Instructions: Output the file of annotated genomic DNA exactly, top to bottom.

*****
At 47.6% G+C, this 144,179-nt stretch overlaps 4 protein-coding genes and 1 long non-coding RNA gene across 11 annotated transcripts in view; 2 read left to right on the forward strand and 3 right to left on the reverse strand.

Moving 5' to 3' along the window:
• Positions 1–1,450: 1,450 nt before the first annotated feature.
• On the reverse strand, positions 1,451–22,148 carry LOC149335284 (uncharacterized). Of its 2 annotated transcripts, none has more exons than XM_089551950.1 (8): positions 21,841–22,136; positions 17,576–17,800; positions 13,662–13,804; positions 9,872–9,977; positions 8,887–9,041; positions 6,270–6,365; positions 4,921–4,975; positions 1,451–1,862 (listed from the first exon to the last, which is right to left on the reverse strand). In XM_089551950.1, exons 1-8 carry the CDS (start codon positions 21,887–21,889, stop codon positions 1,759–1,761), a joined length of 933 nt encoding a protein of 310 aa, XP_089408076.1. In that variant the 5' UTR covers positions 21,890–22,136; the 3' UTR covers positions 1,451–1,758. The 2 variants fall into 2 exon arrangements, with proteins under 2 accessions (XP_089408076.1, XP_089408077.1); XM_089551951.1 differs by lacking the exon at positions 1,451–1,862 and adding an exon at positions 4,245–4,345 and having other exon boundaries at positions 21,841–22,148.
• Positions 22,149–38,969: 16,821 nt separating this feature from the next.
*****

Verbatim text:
At 47.6% G+C, this 144,179-nt stretch overlaps 4 protein-coding genes and 1 long non-coding RNA gene across 11 annotated transcripts in view; 2 read left to right on the forward strand and 3 right to left on the reverse strand.

Moving 5' to 3' along the window:
• Positions 1–1,450: 1,450 nt before the first annotated feature.
• On the reverse strand, positions 1,451–22,148 carry LOC149335284 (uncharacterized). Of its 2 annotated transcripts, none has more exons than XM_089551950.1 (8): positions 21,841–22,136; positions 17,576–17,800; positions 13,662–13,804; positions 9,872–9,977; positions 8,887–9,041; positions 6,270–6,365; positions 4,921–4,975; positions 1,451–1,862 (listed from the first exon to the last, which is right to left on the reverse strand). In XM_089551950.1, exons 1-8 carry the CDS (start codon positions 21,887–21,889, stop codon positions 1,759–1,761), a joined length of 933 nt encoding a protein of 310 aa, XP_089408076.1. In that variant the 5' UTR covers positions 21,890–22,136; the 3' UTR covers positions 1,451–1,758. The 2 variants fall into 2 exon arrangements, with proteins under 2 accessions (XP_089408076.1, XP_089408077.1); XM_089551951.1 differs by lacking the exon at positions 1,451–1,862 and adding an exon at positions 4,245–4,345 and having other exon boundaries at positions 21,841–22,148.
• Positions 22,149–38,969: 16,821 nt separating this feature from the next.